Search & Win
|Country of Origin||US America|
|2004 - 2014||Blingo|
|Search Interface / Search API
Search & Win
|Used SeEn||Google Search Engine|
|Older Version||Internet Archive / WebCite|
|»Blingo.com offers Internet searching with a bonus—each time you search, you could win a prize. You'll know right away if you've won a digital camera, a year's subscription to Netflix, or some other prize. No personal information is collected except that required to deliver prizes. Search results are supplied by Gigablast, which indexes roughly one tenth as many pages as Google, and include sponsored results. Blingo plans to offer one to two thousand prizes per month.« Source|
|Terri Gruca (2006) »"Trying to "out-Google" Google in terms of search technology quality is going to be tough," said Frank Anderson, chief executive officer of Blingo, another new search engine that will launch this week.
So if that's the case, what's Blingo's selling point? Anderson said he hopes Blingo can lure users with the potential of prizes. People will be eligible to win free stuff, such as CDs or movie tickets, when they conduct a search on the site.
But like Accoona, Anderson said Blingo expects to generate most of its revenue through sponsored links...and it's using software from Google to serve those ads.
Clearly, people think there's enough search-advertising money to go around to create viable businesses. But I think investors should be extremely cautious if there's a wave of search IPOs in the near future.
Unless Accoona, Blingo or other startups invent something that is truly revolutionary, it is going to be tough for any of the new search companies to really challenge the search world's Big Three.«
»Every day, it seems like a new search engine is trying to knock Google off its pedestal. One search site has decided if you can't beat 'em, join 'em.
Blingo uses the same search engine Google does, but it also offers random prizes to users.
"We make money by showing sponsored results next to the search results you get," said Frank Anderson, CEO of Blingo. "And when people click on the sponsored results, we make money."
That money goes back into the prizes Blingo offers to visitors.
"We hope to be profitable later this year, because we keep increasing our prizes as we grow our user base," Anderson said.
Search at the right time, and you could win everything from movie tickets to portable PlayStation systems.
"I told my friends about it. They didn't believe me," said Caroline Barth, who won a free iPod Shuffle. "Then when I won something, I told them, 'Really, you'll win!'"
Laura Morris said she won a prize "probably like the second or third day" she used Blingo.
"I'd won movie passes, and my co-worker won a year of Netflix," Morris said.
Blingo spokespeople say visitors can increase their chances of winning by signing up for Blingo Friends. Visitors can invite their friends to join. If one person wins a prize, all of his or her friends win the same prize.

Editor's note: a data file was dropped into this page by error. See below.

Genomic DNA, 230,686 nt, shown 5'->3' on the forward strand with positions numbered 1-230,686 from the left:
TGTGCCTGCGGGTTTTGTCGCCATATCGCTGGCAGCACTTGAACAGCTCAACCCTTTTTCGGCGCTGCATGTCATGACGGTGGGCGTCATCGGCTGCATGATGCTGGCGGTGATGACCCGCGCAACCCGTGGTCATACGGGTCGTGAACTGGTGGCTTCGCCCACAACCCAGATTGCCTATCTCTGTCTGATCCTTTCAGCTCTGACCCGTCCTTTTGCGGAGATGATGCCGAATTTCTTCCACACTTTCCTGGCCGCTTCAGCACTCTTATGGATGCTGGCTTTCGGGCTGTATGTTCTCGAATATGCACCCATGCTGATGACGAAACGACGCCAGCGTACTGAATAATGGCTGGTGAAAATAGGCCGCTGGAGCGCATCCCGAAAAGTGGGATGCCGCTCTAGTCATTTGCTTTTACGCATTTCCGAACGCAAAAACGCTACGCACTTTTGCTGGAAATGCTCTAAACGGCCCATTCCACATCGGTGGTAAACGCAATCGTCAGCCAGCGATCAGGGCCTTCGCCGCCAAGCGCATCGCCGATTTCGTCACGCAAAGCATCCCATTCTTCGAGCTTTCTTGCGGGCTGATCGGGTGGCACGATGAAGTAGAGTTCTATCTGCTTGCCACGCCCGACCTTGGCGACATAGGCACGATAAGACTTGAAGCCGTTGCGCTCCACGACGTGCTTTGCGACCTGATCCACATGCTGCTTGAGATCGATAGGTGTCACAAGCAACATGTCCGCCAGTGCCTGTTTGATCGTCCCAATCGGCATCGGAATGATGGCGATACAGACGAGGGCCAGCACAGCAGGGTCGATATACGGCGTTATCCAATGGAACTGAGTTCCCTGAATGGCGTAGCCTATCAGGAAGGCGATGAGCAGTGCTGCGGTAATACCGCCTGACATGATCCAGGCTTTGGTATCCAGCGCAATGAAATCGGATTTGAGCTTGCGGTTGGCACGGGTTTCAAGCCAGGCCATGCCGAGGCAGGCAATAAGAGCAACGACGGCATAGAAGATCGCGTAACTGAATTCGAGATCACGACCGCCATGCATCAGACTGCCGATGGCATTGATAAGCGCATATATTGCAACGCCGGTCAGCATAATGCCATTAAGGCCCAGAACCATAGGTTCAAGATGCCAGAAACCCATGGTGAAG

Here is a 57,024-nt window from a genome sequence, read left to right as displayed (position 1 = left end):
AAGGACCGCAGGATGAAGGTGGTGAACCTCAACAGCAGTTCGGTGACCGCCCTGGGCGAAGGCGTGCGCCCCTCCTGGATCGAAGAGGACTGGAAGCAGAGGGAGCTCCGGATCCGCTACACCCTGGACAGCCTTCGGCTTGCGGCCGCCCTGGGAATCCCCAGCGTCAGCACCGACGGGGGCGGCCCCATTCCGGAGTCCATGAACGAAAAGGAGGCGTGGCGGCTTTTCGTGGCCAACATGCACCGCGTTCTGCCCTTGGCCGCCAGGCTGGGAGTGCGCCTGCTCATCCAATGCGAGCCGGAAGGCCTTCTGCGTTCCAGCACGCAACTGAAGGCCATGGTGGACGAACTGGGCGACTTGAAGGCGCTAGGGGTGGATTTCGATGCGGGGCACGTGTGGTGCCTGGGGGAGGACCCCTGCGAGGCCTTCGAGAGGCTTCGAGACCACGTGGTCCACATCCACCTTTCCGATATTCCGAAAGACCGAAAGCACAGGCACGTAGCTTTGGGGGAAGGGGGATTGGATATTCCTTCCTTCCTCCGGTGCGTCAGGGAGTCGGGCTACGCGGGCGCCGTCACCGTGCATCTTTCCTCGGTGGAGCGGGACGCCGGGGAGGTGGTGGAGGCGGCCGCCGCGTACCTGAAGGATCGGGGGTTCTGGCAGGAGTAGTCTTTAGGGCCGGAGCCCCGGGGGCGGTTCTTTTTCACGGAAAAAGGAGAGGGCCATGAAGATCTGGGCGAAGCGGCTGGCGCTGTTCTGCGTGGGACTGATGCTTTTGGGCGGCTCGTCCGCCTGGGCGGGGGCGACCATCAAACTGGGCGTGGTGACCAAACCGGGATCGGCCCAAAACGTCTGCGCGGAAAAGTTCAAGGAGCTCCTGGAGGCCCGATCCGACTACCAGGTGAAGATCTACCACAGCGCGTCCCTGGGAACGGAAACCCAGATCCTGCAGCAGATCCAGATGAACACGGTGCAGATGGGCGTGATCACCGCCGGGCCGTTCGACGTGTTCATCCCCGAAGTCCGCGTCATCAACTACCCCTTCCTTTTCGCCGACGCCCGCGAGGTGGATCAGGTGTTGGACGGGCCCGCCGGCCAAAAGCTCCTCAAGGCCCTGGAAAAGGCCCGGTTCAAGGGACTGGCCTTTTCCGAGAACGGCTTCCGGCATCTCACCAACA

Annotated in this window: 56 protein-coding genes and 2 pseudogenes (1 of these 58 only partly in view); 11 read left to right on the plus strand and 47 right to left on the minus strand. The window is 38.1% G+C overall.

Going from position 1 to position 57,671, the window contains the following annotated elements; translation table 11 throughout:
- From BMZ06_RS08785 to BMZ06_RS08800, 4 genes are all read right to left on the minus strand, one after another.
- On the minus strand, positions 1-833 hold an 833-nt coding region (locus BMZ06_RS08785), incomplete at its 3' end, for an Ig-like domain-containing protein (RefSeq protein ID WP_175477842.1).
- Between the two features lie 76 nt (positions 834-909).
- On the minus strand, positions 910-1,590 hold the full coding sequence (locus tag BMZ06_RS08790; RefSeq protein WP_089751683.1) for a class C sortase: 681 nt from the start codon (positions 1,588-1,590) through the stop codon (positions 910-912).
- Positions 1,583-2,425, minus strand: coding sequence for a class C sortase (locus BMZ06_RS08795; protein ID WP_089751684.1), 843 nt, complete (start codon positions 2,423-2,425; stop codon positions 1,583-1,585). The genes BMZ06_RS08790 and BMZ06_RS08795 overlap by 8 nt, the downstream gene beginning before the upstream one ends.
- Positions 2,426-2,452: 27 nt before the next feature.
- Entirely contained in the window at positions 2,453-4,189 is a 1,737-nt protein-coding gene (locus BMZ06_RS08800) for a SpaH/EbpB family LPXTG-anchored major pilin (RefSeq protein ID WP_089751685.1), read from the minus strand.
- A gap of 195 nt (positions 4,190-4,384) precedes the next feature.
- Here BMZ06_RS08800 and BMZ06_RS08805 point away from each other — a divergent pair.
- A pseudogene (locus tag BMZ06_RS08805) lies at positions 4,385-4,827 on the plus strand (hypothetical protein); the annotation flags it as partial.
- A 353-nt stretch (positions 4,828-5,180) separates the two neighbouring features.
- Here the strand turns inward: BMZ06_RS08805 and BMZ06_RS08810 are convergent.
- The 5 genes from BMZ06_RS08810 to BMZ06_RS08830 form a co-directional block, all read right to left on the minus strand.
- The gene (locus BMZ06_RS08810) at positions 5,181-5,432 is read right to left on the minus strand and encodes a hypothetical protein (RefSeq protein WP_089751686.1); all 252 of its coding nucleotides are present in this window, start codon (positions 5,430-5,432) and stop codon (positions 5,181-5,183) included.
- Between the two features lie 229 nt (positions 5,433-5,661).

As more people sign up, Blingo's founder promises more prizes.
"The odds of winning have remained stable as we've grown, and it will continue to do so," Anderson said.
"You have to search things every day anyway," Morris said. "So why not win something?"
Visitors can only win on their first 10 searches a day, so users shouldn't bother searching over and over.
The winners WCCO-TV talked to said they won prizes just by using Blingo in their everyday lives, not by trying hard.« Source|
|»... sites that have formal agreements with Google to supplement their own search results with Google results and advertisements, then share the revenue with Google. Blingo, one of those companies, tries to draw traffic with a simple incentive: free stuff. The San Francisco company randomly picks several times each day to give away prizes. The visitor who completes a search closest to a designated time is met with a pop-up window congratulating him, with instructions on how to redeem awards like iPods and Amazon.com gift certificates. The company says it hands out about $750 in prizes each day.
Frank Anderson, chief executive of closely held Blingo Inc., says he and his colleagues mulled over several ideas when trying to found a new company -- but soon realized that, instead of reinventing search, it made sense to partner with a company that had already built a successful search engine and business model. Mr. Anderson says the company's contract with Google prevents him from discussing the details of the business relationship.
"We love Google," Mr. Anderson says. "So do most people."« Source|
Features & Functionality
|»Just like all popular search engines, we earn money from the sponsored links you see when you do a search. (These links are always clearly identified and separated from search results.) Prizes are simply our way of encouraging people to use Blingo to search the Web.« Source|
References & further Publications
|Wikipedia (EN): http://en.wikipedia.org/wiki/Blingo|
|Wikipedia (Others): n.a.|
|Rubenking, Neil J. (2004): Blingo. Online available at PCmag.com. URL: http://www.pcmag.com/article2/0,2817,1739916,00.asp|
|In the News URL: http://web.archive.org/web/20070705040602/http://www.blingo.com/press|